If we were weighing by disappointment, The Snowman would be #1. Tomas Alfredson followed up Let the Right One In and Tinker Tailor Soldier Spy with this Norwegian crime thriller and he packed his cast with heavy hitters: Michael Fassbender, Rebecca Ferguson, Charlotte Gainsbourg, Val Kilmer, Toby Jones, Chloe Sevigny, and 2022 nominee for Best Supporting Actor in Being the Ricardos, JK Simmons.

Why does it feel like there are gaping holes in the plot? Because the film was released, but they didn’t shoot the entire script. Who needs all the pieces to a mystery, anyway?

The actors do what they can, but the source material trades in darkness for misogyny and nonsense. Gainsbourg, Sevigny and Ferguson all play thankless roles while Simmons’s character appears, seems like a bad guy, disappears and never makes a dent in the storyline.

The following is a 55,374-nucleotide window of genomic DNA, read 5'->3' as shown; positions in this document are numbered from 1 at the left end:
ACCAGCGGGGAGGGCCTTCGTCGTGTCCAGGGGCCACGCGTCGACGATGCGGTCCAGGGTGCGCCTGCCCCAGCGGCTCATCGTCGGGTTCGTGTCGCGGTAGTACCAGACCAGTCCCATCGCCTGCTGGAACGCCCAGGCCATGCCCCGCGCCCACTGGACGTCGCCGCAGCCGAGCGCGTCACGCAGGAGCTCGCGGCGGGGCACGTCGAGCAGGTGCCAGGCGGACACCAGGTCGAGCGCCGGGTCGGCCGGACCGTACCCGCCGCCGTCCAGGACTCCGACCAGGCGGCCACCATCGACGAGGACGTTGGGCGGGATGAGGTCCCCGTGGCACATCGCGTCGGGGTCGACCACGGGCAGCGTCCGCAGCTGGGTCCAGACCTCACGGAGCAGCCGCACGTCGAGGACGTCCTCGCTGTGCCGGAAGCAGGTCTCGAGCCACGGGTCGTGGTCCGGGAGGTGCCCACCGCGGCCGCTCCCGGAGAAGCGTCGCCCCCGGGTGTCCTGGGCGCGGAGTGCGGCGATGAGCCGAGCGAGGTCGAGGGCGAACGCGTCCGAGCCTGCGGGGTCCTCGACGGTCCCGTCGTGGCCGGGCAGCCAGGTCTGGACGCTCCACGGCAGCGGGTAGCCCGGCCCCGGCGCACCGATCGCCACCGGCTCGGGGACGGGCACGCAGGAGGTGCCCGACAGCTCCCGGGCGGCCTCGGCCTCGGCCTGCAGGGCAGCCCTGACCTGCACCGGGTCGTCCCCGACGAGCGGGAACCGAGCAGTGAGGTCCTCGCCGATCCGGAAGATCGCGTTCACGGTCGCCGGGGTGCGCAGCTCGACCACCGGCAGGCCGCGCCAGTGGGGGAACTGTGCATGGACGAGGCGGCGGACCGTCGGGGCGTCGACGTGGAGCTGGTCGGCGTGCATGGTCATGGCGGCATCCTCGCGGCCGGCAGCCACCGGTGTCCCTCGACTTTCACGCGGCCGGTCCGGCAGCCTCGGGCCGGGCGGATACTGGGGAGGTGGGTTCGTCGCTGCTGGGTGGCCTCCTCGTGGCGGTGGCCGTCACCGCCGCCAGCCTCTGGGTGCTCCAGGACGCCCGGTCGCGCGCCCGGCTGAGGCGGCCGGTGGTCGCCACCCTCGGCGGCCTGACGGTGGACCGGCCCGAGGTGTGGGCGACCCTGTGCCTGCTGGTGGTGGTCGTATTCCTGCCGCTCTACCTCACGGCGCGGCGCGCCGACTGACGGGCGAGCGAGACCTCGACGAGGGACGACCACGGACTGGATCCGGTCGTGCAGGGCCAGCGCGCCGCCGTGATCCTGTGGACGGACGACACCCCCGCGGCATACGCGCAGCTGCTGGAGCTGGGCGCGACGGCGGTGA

Nonsense.

2. Kirsten Dunst (Best Supporting Actress, The Power of the Dog): The Crow: Salvation (2000)

Sure, we could have gone with fan-favorite Interivew with the Vampire because, after all, it was not very good. Kirsten Dunst, Oscar-nominated this year for The Power of the Dog, was great in it, though.

She’s the best thing bout The Crow: Salvation, too, but that’s not saying a lot.

The third installment sees a surprisingly stacked cast (including Walton Goggins and Fred Ward) conspire to let a scapegoat die for their sins. He comes back as the single blandest Crow ever.

Dunst is the victim’s sister and she does what she can, but the writing is god-awful, the makeup is laughable, the staging, action, set design and direction are all just sad. It made us sad she took the role.

1. Kristen Stewart (Best Actress, Spencer): Twilight: Breaking Dawn – Part 2 (2012)

Before we start, we want to point out that, like her Twilight co-star Robert Pattinson, Kriten Stewart has proven to be a dependable, remarkable talent. She’s shown adaptability and range across a ton of great indie films, some of them very solid genre efforts. We were thrilled to see her nab her first nomination for Spencer.